Refugees told us about their fear of get­ting sick. The hygien­i­cal require­ments are not met – they are mis­er­able. Infec­tions with the hepati­tis-B-virus is one of the main con­cerns. Although there is a high chance of full recov­ery, chron­ic symptoms can still devel­op. One refugee report­ed he got a pos­i­tive diag­no­sis for the hepati­tis-B-virus from a doc­tor. Yet, no treat­ment is in sight.

They made a test with me and said I have hepatits B. And there is no med­ica­tion for me because the gov­ern­ment will not pay mon­ey for that now. That’s why at night I feel the symp­toms. So I asked what is my treat­ment now? They said the gov­ern­ment needs to pay for that before my treat­ment. […] That’s always what they told me. I have the paper, the med­ical results that I have hepatits B and they don’t give me treat­ment.“

We were told about wish­es and desires for a peace­ful life for the refugees and their kids with­out any uncer­tain­ties. How­ev­er, German class­es as an ini­tial step for a self-deter­mined life in Germany are only grant­ed for chil­dren and teenagers between six and twen­ty years. Con­trary to what refugees claimed what their age was, their age was reg­is­tered above the actu­al one in some issues. Access to class­es was there­fore not pos­si­ble.

They gave me 21 years of age. I said I am not 21 but they gave me the age. So now I am sit­ting here with­out hav­ing school. And you have to know the lan­guage.“

So you have less chances of get­ting cours­es?“


Do oth­er refugees have sim­i­lar expe­ri­ences?“


The protest of the refugees is impor­tant to solve their crit­i­cal liv­ing con­di­tions. Oth­er­wise the sit­u­a­tion in the camp is fatal.

Racists are provoking

A demon­stra­tion with approx­i­mate­ly 150 peo­ple was orga­nized to raise aware­ness for the refugees’ sit­u­a­tion among the pop­u­la­tion of Deggen­dorf after the strike had begun. There were no inci­dents on the side of the demon­stra­tion. Nev­er­the­less, fascists from the ‘III. Weg’ par­ty along­side a politi­cian of the AfD par­ty took advan­tage of the sit­u­a­tion by filming the pro­test­ers via a Face­book live stream. The demon­stra­tors were harassed and insult­ed by the right­ists. We were also told that par­tic­i­pants of the demon­stra­tion were thrown at with ice and snow by the neo-Nazis – even in front of the police.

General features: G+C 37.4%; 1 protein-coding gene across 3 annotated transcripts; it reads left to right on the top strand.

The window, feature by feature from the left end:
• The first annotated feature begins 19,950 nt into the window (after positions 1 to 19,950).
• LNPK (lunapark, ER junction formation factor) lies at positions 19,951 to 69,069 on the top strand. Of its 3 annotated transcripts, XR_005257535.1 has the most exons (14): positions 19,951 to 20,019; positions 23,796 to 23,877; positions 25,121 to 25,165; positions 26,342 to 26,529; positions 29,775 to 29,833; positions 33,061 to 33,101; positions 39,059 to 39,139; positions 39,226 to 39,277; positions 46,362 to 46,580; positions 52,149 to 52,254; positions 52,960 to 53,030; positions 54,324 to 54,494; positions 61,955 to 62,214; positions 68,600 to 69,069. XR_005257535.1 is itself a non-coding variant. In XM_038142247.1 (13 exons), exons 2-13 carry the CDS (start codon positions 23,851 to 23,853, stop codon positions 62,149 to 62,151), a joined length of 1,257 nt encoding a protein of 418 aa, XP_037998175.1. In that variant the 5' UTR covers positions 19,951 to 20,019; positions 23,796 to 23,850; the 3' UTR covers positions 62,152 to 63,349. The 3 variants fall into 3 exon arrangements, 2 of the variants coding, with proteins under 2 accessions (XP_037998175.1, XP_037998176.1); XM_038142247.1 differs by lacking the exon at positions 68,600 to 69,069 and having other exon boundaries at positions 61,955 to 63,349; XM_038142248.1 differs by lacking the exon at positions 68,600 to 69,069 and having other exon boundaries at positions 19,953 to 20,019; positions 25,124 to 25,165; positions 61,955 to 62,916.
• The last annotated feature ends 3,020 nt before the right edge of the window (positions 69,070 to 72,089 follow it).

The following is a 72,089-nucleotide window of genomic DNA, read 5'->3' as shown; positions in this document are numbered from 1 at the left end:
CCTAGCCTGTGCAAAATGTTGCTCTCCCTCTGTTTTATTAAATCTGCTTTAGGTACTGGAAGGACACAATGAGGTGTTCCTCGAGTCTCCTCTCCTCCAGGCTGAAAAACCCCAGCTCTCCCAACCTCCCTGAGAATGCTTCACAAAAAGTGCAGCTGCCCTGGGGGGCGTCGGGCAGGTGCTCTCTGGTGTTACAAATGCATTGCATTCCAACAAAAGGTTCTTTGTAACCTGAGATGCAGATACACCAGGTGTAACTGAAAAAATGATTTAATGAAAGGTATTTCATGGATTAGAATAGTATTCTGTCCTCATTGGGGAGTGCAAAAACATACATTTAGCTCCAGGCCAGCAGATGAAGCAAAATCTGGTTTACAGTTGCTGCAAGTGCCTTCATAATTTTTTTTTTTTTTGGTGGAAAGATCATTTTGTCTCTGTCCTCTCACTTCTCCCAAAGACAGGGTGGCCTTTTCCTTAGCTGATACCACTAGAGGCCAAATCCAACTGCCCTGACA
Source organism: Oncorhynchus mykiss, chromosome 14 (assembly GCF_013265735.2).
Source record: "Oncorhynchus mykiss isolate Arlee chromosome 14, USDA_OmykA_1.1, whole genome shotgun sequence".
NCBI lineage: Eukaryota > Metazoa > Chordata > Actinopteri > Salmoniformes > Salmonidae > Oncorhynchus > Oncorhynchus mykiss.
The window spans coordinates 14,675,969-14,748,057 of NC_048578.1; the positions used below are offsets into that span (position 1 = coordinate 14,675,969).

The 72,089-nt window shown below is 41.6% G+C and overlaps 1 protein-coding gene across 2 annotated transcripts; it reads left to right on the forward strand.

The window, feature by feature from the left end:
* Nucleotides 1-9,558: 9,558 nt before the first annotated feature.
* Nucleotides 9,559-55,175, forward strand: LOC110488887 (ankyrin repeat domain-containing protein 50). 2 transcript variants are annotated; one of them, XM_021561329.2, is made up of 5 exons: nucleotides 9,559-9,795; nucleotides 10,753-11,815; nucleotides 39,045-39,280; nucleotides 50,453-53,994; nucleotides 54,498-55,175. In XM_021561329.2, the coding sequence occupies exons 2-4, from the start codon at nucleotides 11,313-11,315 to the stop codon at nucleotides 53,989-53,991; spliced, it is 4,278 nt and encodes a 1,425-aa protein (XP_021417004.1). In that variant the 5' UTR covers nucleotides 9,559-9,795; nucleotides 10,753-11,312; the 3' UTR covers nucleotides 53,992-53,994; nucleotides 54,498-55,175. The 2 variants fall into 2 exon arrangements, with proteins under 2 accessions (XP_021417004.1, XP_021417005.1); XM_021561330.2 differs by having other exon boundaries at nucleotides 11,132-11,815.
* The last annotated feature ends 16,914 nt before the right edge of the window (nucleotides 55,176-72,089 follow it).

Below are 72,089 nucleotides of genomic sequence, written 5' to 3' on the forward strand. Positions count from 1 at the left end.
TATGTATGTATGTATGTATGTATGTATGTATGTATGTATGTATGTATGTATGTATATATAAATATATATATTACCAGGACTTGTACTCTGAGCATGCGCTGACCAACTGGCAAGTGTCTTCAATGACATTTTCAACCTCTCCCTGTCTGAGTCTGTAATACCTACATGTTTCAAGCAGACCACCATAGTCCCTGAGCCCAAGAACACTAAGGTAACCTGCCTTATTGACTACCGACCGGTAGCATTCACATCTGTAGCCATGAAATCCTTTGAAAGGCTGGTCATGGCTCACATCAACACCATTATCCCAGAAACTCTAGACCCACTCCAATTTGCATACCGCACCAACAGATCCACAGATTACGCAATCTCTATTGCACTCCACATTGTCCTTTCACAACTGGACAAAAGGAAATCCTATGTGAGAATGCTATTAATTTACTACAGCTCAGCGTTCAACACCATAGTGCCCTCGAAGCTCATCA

The only thing was that we were booed at by some racist peo­ple. They were throw­ing ice on us. Some were treat­ing us this racist way in front of the police but we try at least to talk to our colleagues so that they will under­stand our demands. There was no vio­lence any­way. We main­tained peace and respect­ed the police.“

Racists and right­ists were pro­vok­ing and try­ing to dele­git­imise the protest.

It is impor­tant to show sol­i­dar­i­ty: refugees can’t change that they are humans but togeth­er we can change the inhu­man con­di­tions. On the 23rd of Decem­ber a spon­ta­neous demon­stra­tion with 100 sup­port­ers head­ed through the city center to the camp where it end­ed in a par­ty togeth­er with refugees. Peo­ple danced togeth­er and shout­ed our com­mon slo­gan: no more depor­ta­tions, with­out excep­tion!

Click here for Ger­man ver­sion. 

Schreibe einen Kommentar

Deine E-Mail-Adresse wird nicht veröffentlicht. Erforderliche Felder sind mit * markiert.